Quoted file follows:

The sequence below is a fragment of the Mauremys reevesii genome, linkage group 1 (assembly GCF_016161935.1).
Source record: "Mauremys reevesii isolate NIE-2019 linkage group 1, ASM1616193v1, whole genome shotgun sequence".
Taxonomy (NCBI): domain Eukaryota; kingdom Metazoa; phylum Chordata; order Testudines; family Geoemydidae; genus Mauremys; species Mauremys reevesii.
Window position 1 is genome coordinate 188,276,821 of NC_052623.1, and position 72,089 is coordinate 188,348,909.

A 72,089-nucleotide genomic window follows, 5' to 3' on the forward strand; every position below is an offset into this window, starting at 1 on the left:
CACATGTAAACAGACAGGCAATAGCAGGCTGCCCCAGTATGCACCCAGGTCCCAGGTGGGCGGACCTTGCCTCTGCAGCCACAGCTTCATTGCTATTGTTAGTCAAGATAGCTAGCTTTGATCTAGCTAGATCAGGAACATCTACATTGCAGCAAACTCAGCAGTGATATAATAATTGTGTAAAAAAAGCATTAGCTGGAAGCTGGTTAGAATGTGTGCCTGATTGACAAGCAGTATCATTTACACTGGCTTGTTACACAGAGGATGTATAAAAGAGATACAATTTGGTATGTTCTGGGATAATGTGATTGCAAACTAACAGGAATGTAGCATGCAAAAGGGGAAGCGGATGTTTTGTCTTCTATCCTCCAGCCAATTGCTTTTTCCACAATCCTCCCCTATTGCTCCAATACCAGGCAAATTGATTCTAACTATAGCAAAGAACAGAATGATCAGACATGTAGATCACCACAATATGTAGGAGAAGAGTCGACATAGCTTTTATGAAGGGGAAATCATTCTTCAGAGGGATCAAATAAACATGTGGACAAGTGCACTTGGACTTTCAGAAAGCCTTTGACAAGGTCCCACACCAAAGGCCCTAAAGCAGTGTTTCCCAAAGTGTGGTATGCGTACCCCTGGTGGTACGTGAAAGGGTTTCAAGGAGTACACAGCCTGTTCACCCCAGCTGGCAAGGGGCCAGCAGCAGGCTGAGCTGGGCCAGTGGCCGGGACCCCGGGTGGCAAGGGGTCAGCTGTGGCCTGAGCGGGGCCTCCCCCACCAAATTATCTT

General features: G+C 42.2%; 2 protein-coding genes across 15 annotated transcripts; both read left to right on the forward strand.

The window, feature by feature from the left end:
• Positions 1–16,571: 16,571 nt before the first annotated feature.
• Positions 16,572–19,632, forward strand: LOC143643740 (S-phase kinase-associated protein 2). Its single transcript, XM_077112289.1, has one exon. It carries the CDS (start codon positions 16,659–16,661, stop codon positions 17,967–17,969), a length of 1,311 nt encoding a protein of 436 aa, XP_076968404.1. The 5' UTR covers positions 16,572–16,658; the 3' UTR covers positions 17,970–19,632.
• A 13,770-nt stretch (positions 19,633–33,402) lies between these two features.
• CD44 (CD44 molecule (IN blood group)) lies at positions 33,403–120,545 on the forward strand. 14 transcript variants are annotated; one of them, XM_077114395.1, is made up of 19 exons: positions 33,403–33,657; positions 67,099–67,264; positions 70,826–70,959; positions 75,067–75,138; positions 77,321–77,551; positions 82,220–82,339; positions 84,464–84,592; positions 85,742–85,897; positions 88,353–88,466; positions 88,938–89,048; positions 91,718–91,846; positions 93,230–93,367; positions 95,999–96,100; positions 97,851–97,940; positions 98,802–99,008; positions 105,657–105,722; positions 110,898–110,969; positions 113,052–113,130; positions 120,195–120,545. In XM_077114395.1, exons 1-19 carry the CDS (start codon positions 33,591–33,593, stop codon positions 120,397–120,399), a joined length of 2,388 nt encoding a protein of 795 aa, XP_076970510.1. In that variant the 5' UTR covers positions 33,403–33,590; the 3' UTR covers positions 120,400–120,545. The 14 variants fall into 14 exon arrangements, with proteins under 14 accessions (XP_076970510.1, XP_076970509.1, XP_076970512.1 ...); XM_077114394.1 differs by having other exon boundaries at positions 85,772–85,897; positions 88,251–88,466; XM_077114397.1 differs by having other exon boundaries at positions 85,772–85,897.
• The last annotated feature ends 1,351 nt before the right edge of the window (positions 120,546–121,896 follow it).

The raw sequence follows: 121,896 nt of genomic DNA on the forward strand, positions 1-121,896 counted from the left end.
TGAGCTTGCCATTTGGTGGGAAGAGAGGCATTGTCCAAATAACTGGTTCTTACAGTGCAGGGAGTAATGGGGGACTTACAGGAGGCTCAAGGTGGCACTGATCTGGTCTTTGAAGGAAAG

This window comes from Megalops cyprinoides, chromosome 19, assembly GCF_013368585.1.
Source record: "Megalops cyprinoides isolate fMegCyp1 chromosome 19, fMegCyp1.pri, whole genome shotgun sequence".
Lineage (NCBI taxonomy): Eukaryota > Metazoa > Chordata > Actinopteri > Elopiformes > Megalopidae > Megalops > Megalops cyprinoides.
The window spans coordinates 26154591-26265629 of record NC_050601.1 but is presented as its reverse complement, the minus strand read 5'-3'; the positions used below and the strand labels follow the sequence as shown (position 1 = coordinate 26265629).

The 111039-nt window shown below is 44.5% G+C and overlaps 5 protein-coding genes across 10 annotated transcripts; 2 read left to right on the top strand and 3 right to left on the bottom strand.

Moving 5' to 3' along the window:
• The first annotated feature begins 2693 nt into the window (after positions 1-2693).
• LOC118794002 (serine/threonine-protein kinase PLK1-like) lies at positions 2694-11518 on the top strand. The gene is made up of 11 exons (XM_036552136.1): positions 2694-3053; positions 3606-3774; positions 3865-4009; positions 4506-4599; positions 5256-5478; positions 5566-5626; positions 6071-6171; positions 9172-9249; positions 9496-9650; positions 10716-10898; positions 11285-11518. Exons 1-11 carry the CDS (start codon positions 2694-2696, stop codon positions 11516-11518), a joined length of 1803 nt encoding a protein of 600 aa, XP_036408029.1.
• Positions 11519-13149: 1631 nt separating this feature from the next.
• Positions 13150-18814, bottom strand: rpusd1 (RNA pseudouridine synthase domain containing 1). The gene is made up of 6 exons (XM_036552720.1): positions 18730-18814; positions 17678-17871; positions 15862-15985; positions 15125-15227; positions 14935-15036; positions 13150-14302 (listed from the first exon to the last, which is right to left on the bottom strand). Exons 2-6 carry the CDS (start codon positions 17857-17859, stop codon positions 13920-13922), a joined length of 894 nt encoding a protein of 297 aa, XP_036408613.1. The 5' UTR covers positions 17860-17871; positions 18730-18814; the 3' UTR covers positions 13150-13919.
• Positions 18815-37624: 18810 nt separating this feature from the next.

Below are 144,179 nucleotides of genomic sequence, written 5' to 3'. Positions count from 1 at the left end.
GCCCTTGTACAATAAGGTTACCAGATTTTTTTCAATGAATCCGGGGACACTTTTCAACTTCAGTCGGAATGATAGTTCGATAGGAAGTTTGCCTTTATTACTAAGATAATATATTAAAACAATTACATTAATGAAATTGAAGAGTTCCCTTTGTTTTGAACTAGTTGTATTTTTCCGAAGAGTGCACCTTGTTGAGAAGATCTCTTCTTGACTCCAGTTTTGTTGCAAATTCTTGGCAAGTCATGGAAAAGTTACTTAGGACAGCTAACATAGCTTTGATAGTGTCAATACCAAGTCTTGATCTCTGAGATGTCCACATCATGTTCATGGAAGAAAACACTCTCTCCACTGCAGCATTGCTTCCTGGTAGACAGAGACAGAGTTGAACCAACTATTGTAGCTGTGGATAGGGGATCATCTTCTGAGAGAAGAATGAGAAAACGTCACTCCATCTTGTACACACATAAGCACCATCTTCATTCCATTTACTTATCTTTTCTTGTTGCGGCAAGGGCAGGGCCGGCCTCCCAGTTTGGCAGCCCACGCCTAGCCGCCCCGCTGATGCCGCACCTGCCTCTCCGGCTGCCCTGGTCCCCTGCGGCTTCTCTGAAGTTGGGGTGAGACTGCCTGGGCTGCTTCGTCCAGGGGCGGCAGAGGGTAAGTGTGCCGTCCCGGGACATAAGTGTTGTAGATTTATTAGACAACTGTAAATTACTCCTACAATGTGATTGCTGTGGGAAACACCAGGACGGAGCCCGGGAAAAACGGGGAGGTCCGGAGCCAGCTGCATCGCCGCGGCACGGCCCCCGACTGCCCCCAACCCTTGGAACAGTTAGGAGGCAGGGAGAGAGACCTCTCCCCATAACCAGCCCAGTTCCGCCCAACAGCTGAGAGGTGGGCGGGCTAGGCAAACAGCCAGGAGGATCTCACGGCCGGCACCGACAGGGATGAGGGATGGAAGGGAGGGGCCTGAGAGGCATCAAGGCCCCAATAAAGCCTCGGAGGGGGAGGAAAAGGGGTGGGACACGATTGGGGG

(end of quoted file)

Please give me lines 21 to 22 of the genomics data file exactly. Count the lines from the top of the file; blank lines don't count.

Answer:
Moving 5' to 3' along the window:
• The first annotated feature begins 2693 nt into the window (after positions 1-2693).